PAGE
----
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John F. Kennedy MCJROTC

Military Courtesy

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     **Military Courtesy is a form of politeness in the profession of arms**
Military courtesy shows a disciplined attitude of the mind. Both discipline and courtesy stem from and contribute th espirit de corps.Miliary courtesy is shown to all ranks through proper saluting and addressing. Courtesy to the National Anthem and the Colors expresses loyalty to the United States and the Constitution.
 
Military Titles and Addresses: Always address all Military Officers, regardless of branch of service, or Cadet Officers by starting your conversation with the word "Sir/Ma'am" and ending you conversation with the word "Sir/Ma'am." Use "Sir" for male officers and "Ma'am" for female officers. All senior officers will address their juniors by titles and names.
 
  --Use shortened titles as follows: First and Second Lieutenants as "Lieutenant," Lieutenant Colonels as "Colonels," all Generals as "General," and all Admirals as "Admiral"
 
  --When given an order by an officer. reply "Aye, sir/ma'am," to let them know that you understand how to complete the task. When answering a question, reply with "No, sir/ma'am."
**Saluting is a military custom practiced by those who follow the profession of arms.**
All commissioned and warrant officers of all ally Military Services as well as high civilian officials entitled to honors by Navy Regulation are to be saluted when you are in uniform. (You are not required to salute when not in uniform.) The proper saluting distance is 6 to 30 paces. Only salute when you should be wearing your cover. When you are in uniform, you are required to salute individuals that you recognize as officers, even if they are not in uniform.
 
  --The junior cadet will salute first and use a verbel greeting. They will hold their salute until the senior cadet cuts or says "Carry on." If staying in the same area as an officer, salute, and say "By your leave, sir/ma'am." and hold salute until they reply "Carry on," or "Granted."
 
  --Upon the approach of an officer, a group not in formation is to be called to attention by the first individual to see the officer.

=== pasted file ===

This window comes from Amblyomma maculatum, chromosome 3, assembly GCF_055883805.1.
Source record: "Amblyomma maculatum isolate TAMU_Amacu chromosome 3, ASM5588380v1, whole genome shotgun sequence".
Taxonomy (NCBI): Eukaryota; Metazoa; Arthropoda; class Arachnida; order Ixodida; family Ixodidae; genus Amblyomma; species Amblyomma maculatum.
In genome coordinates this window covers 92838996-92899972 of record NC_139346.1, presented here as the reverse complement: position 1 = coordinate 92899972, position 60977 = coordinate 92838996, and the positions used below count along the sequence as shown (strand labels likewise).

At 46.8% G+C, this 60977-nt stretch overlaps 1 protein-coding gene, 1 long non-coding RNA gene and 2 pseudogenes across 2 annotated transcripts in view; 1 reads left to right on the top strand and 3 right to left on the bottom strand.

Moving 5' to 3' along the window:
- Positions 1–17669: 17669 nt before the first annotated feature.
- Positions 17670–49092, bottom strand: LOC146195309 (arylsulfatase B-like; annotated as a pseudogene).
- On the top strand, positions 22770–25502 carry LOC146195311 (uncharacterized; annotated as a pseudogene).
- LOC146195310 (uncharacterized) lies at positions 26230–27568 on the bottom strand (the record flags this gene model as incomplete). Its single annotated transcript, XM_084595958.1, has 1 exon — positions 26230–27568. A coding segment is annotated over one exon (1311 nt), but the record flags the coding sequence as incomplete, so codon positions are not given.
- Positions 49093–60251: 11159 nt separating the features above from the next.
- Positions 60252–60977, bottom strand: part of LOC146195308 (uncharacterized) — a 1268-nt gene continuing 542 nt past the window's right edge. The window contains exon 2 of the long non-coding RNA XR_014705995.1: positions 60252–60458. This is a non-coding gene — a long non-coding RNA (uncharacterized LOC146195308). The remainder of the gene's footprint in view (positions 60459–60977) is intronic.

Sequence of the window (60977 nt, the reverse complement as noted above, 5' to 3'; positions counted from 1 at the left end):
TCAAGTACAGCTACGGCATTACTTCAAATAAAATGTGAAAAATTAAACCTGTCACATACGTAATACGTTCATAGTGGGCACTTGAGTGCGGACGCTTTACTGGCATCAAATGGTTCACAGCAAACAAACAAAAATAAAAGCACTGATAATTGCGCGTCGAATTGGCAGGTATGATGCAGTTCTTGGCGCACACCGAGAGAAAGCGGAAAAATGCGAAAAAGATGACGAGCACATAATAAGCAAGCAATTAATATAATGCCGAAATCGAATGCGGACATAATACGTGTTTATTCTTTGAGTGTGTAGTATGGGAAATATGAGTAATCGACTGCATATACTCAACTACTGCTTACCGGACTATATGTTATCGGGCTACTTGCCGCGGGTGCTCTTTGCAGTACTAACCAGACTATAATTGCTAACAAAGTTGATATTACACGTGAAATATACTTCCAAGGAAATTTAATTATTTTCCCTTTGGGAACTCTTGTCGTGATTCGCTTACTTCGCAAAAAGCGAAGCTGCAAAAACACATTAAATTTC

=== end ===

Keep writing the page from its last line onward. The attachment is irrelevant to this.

--If you notice an officer in a car within 30 paces, you are required to salute them. Hold your salute until they cut their salute ir nod. If you are driving, you are not required to salute; it can be dangerous.
 
  --If you are engaged in work or play, do not salute unless spoken to directly. The person in charge of a working party should salute for the whole group.
 
  --If in a conversation with an officer, do not interrupt the conversation to salute an oncoming officer unless the officer you are having a conversation with salutes the oncoming officer.
 
  --When passing or being passed by an uncased color, salute at 6 paces and hold the salute until it is 6 paces behind you.
 
  --When the colors are being raised or lowered, stand at attention and face them until they are all the way to the top or bottom of the pole. If you are not in uniform, salute while at attention.
 
  --When reporting to an Officer or Non-Commissioned Officer (NCO), either outdoors or indoors, halt about two paces awayand give them your proper grade and name:
    "Sir/Ma'am, cadet (your rank & name) reporting as oder, sir/ma'am." (Hold your salute until he/she cuts their salute. Once your business is complete, salute again, take ine step backward, execute about face, and depart.)
 
  --Saluting while standing guard as a sentry: If walking stop two paces away, halt, and salute by presenting arms when you carry a rifle with a parade sling. If you are armed or sling arms, give them a hand salute.
 
To render honors during Colors and the playing of the National Anthem: Stop on the first note of the music if you are walking. Face the flag or the direction of music and hold a hand salute until the last note of music. (Do not salute indoors.) If in a vehicle, do not salute and remain seated at attention. If in formation, salute only on the order "Present Arms." If in civilian clothes, stand at attention, but do not salute.
 
  --On the first note of the Marine's Hymn, whether in or out of uniform, stand at attention and face the directions of the music. Do no salute.
 
Entering Vessels and Boarding Naval Vessels: When entering a vehicle or vessel, junior cadets will enter first. When leaving a vehicle or vessel, senior cadets will leave first.
 
  --When boarding a vessel, walk up the gangway, salute the National Ensign, salute and ask the Officer of the Day (OOD) "Request permission to come aboard sir/ma'am," then board the vessel after the OOD grants you permission."
 
  --When disembarking from a vessel, salute and ask the OOD "Permission to go ashore, sir/ma'am," and they give you permission, salute the National Ensign, and walk down the gangway.
 
 

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